I am always saddened when asked to replace good quality hardwood windows after only a few years – simply because they were not properly treated/stained BEFORE they were installed. So here are some pointers on what to look for if your timber windows and/or doors have not been treated with a preservative and/or stained correctly so that you can get them fixed before it becomes a problem:
1. Rot/degradation in areas that are not easily seen once the window is fitted, as can be seen in photographs 1 & 2. This means that the timber was not treated properly prior to the window being installed. The problem here is that this allows rot to progress without the home owner seeing it and therefore unaware of what is happening, until it is too late. Solution – only buy timber windows that have been properly treated with a wood preservative and/or stain BEFORE they are fitted.
2. Photograph 3 shows the underneath of the cill without any protection from a stain nor is there any evidence of sand mastic or silicon sealant having been applied behind the drip, this means that there was no physical barrier to stop the water being driven underneath the cill resulting in ingress of water into areas of your house that you don’t see and more than likely resulting in degradation of the new window and worse causing dry rot within the building. Solution – check your window cills have been sealed with a good quality silicon sealant and it is installed behind the drip – this is especially important if you buy timber windows on a supply only basis and you joiner needs to cut the cills – ENSURE PRESERVATIVE IS APPLIED TO THE ENDS BEFORE IT IS INSTALLED .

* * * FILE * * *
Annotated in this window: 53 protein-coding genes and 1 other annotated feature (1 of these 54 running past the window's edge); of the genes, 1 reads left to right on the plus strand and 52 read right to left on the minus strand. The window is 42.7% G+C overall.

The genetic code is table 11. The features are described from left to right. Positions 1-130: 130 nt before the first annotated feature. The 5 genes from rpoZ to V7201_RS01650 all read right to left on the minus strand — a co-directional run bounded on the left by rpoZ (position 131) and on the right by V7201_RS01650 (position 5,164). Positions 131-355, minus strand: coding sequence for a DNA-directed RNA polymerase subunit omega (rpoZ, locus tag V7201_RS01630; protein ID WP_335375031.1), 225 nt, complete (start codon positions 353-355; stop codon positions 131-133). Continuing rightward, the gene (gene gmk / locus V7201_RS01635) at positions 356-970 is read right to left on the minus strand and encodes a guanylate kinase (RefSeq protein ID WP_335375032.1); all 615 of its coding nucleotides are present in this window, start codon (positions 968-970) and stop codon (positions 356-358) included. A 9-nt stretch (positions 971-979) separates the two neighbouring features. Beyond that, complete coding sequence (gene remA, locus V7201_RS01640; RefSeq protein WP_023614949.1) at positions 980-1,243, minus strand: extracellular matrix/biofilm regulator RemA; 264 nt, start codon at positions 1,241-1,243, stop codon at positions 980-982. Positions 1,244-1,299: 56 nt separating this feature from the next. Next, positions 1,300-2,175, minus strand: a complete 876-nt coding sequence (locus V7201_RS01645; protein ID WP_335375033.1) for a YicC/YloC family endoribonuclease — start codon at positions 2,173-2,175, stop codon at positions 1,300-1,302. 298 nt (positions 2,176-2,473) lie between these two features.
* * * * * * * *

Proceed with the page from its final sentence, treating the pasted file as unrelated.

3. Photo 4 shows the groove/slot formed for the pivot hinge to be fitted into and again no stain has been applied before the hinges are fitted in the workshop which means the stain protection system is not complete and is not protecting the timber, resulting in a breakdown of the stain system on the surfaces and rot on all surfaces. Solution – only buy timber windows that have been properly treated with a wood preservative and/or stain all over before window locks, hinges, etc are fitted.
4. Photo 5 shows a gasket fitted into a groove in a timber that has not received any stain either, which provides exposed timber that can take on water and cause degradation of the stain system on the exposed surfaces and rot on all surfaces. Solution – again only buy timber windows that have been properly treated with a wood preservative and/or stain all over before gaskets etc are fitted.
It is very difficult to explain to potential clients why the same specified windows on paper can attract very different prices from different Companies. However hopefully these photographs and our explanation of what will happen if timber windows are not treated with a preservative and/or stain prior to manufacture and installation will go some way towards explaining what can cause a difference in the quoted price.
We, here at T J Ross, strive to ensure that all surfaces of our windows, doors, screens and all other external joinerwork are fully protected with the stain chosen, so our clients can sleep without worrying what is happening to the unseen parts of their windows and doors. To achieve this we actually dry fit all the ironmongery and then remove it prior to the product going through our spray shop so that all exposed surfaces are coated with the protective stain – it does cost a little bit more but it’s well worth it and gives a better sleep.